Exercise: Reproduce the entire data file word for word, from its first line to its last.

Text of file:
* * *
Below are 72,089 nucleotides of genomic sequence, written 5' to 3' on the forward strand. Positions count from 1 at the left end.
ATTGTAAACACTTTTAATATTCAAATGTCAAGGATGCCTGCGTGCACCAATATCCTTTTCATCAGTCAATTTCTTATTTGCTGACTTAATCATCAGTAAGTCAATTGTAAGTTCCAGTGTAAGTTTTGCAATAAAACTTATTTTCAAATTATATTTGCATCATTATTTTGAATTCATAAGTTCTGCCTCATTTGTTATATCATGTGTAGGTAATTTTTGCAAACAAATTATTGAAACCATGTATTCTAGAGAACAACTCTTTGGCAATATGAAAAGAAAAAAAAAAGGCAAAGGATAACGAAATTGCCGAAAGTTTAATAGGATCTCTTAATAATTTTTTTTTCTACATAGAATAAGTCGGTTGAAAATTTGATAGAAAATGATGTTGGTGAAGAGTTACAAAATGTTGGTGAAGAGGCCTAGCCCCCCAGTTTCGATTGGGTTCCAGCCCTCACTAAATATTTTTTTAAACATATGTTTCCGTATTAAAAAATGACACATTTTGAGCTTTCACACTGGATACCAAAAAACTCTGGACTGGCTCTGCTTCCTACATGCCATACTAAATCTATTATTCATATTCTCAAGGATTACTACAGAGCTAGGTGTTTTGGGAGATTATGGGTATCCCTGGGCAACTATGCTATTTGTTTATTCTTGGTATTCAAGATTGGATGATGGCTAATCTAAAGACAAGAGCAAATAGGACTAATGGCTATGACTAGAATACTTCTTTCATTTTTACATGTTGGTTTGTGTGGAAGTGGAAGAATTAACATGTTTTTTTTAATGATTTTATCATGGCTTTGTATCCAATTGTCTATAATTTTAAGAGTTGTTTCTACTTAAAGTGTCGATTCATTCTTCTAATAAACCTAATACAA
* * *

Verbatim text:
Below are 72,089 nucleotides of genomic sequence, written 5' to 3' on the forward strand. Positions count from 1 at the left end.
ATTGTAAACACTTTTAATATTCAAATGTCAAGGATGCCTGCGTGCACCAATATCCTTTTCATCAGTCAATTTCTTATTTGCTGACTTAATCATCAGTAAGTCAATTGTAAGTTCCAGTGTAAGTTTTGCAATAAAACTTATTTTCAAATTATATTTGCATCATTATTTTGAATTCATAAGTTCTGCCTCATTTGTTATATCATGTGTAGGTAATTTTTGCAAACAAATTATTGAAACCATGTATTCTAGAGAACAACTCTTTGGCAATATGAAAAGAAAAAAAAAAGGCAAAGGATAACGAAATTGCCGAAAGTTTAATAGGATCTCTTAATAATTTTTTTTTCTACATAGAATAAGTCGGTTGAAAATTTGATAGAAAATGATGTTGGTGAAGAGTTACAAAATGTTGGTGAAGAGGCCTAGCCCCCCAGTTTCGATTGGGTTCCAGCCCTCACTAAATATTTTTTTAAACATATGTTTCCGTATTAAAAAATGACACATTTTGAGCTTTCACACTGGATACCAAAAAACTCTGGACTGGCTCTGCTTCCTACATGCCATACTAAATCTATTATTCATATTCTCAAGGATTACTACAGAGCTAGGTGTTTTGGGAGATTATGGGTATCCCTGGGCAACTATGCTATTTGTTTATTCTTGGTATTCAAGATTGGATGATGGCTAATCTAAAGACAAGAGCAAATAGGACTAATGGCTATGACTAGAATACTTCTTTCATTTTTACATGTTGGTTTGTGTGGAAGTGGAAGAATTAACATGTTTTTTTTAATGATTTTATCATGGCTTTGTATCCAATTGTCTATAATTTTAAGAGTTGTTTCTACTTAAAGTGTCGATTCATTCTTCTAATAAACCTAATACAA